Blue, gold and ah-choo! Late-summer plants of the roadsides

Goldenrod, often mistaken as an allergy producer, is not and is extremely valuable to our pollinators, particularly the supergeneration of monarchs
Goldenrod, often mistaken as an allergy producer, is not and is extremely valuable to our pollinators, particularly the supergeneration of monarchs

August is here, and the school buses are out practicing their routes. While I am waiting for a new driver to negotiate this tight turn, I notice what is blooming on the roadside. Chicory, the gentle, knee high, blue daisy-shaped flower is in its full glory right now. And it is one of the most asked about roadside plants (notice I did not say weeds).
Ah, weeds — just what is a weed? Potato, po-tah-to. Is one person’s weed just another person’s wildflower? Yes and no. There are some weeds that are actually legally noxious. But that is for another column on another day. Today is about the blue, the gold and the ahhhh-choo! Chicory, goldenrod and ragweed. The roadside plants of late summer.
Chicory is the most popular roadside plant I get questions about this time of year. How could you not notice the beautiful cornflower blue dappling the roadside? This “wild” Chicory (Cichorium intybus) is not to be confused with the lettuce red relative known as radicchio or salad chicory (Cichorium endivia var. foliosum).
The roadside flower chicory has some interesting history. Other common names include cornflower, blue sailors, coffeeweed, Italian dandelion, hendibeh, bent or succory.
Chicory originated in Europe, central Russia, and western Asia. Chicory has become naturalized throughout much of the United States and grows in horticultural zones 3-9. Chicory is a plant of disturbed ground — roadsides, poorly maintained lawns, and pastures, and grows freely in abandoned fields.
As with many imported plants, chicory came with the immigrants as part of their pharmacy — which was not from Walgreens – but from their gardens. The roots, buds and leaves of chicory were used medicinally for mild indigestion and stomach upsets, liver problems, sinus troubles and even malaria (in Afghanistan prior to the war).
The leaves of chicory are technically edible. Just like those edible flowers. From my standpoint, OK, if I was starving to death, I would consider them edible. Otherwise, I try that sleight of hand of let-me-spit-this-out-in-my-napkin-but-hope-no-one-notices. The University of Wisconsin reports, “The young leaves of even the wild type [of chicory] can be eaten raw … with a very bitter taste or older leaves can be cooked to reduce the bitterness.” Thanks, but no thanks.
But processed roots of chicory were and are still used as a coffee substitute in the southern U.S. And the variety sativum are still used in New Orleans. You can even find it on store shelves here as Café du Monde Coffee and Chicory.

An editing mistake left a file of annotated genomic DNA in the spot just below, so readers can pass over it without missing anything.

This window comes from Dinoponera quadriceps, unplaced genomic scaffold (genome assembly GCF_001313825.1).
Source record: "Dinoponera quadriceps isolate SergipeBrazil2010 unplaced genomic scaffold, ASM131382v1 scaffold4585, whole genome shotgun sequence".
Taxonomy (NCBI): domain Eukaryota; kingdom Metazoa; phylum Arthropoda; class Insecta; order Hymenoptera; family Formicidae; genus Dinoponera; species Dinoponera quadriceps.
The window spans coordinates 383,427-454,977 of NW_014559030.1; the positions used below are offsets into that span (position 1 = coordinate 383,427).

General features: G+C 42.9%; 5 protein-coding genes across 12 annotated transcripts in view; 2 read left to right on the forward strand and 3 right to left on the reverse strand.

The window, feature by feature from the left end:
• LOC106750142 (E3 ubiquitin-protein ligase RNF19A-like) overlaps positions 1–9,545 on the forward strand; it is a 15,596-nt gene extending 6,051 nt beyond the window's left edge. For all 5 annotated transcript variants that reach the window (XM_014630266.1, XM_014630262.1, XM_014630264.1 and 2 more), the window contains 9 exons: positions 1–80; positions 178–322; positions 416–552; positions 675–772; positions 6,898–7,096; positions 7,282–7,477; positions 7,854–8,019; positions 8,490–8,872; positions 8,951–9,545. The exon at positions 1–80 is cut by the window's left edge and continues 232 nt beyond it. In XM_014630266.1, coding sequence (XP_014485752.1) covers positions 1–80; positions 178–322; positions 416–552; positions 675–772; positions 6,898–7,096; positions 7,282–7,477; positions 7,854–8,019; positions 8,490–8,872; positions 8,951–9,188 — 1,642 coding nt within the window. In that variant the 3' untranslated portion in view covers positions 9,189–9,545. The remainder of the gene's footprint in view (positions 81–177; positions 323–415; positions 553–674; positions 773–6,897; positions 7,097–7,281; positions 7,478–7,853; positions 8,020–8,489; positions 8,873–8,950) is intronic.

In some parts of the world, chicory is used as a forage crop because the plant is toxic to parasites. Research in the U.S. is focusing on using chicory as part of a program to reduce the use of dewormers in sheep and goats. And we just think it is pretty!
Another roadside plant that gets some attention in late summer, is the shimmering bright yellow of goldenrod. Goldenrod gets a bad rap from those that think it causes allergies. It is like when the police think you were involved in a robbery just because you were in the store buying chips and pop when they were robbed. Guilt by association.
Goldenrod with its bright yellow flowers catch the eye … no one sees the nearly invisible green flowers of the real allergy producer — ragweed. Ragweed has very light pollen and is a real cause of the stuffy-nose, watery-eyed allergy sufferer in late summer.
We have two varieties of ragweed (unfortunately) in Illinois — common and giant. The common has a filigreed leaf and the giant a bigger-than-your-hand that has a trident-shape leaf. Both have similar stalk-like green flowers. It is best to eradicate it before those flowers set seed.
The confusion of the two are so pervasive that if you google ragweed, half of the images that come up, are of goldenrod; not a ragweed plant in sight. The reason it is significant to know the difference is the two grow together almost everywhere, and because the goldenrod is so obvious, and the ragweed is so camouflaged by their green-on-green leaves and flowers. Often the gardener eradicates the goldenrod, leaving the real problem growing freely.
It is even more important to allow that goldenrod to grow, whether on the roadside, or why not cultivate some varieties of it in your own garden? Goldenrod and asters are some of the latest flowering perennials in our area, robust with pollen for our smallest migrant, the Illinois State insect, the monarch.
Imagine if you were going on a long trip, but there was nothing to eat along the way? Definitely not good. For the monarch, the fourth generation, also known as the supergeneration, lives from late August through mid-September to make a 4,000-mile journey from Canada and the United States to their winter habitat in the mountains of Mexico, in the states of Mexico and Michoacán in the oyamel fir forests.
If you garden for butterflies, you have to remember their entire lifecycle. Not just of the individual, but of the species. The monarch is our smallest migrant. If you look at your own garden in the waning days of late summer, what plants have fresh blooms?
Most of our perennial plants are winding down. And if we haven’t cut back our annuals in early July, they are probably straggly and worn out. Enter goldenrod (and don’t hesitate to add some late-flowering sedum and joe pye weed.) Monarchs need lots of energy for that long flight to their winter home.

Chicory is the sky blue flower dappling the roadsides in late summer


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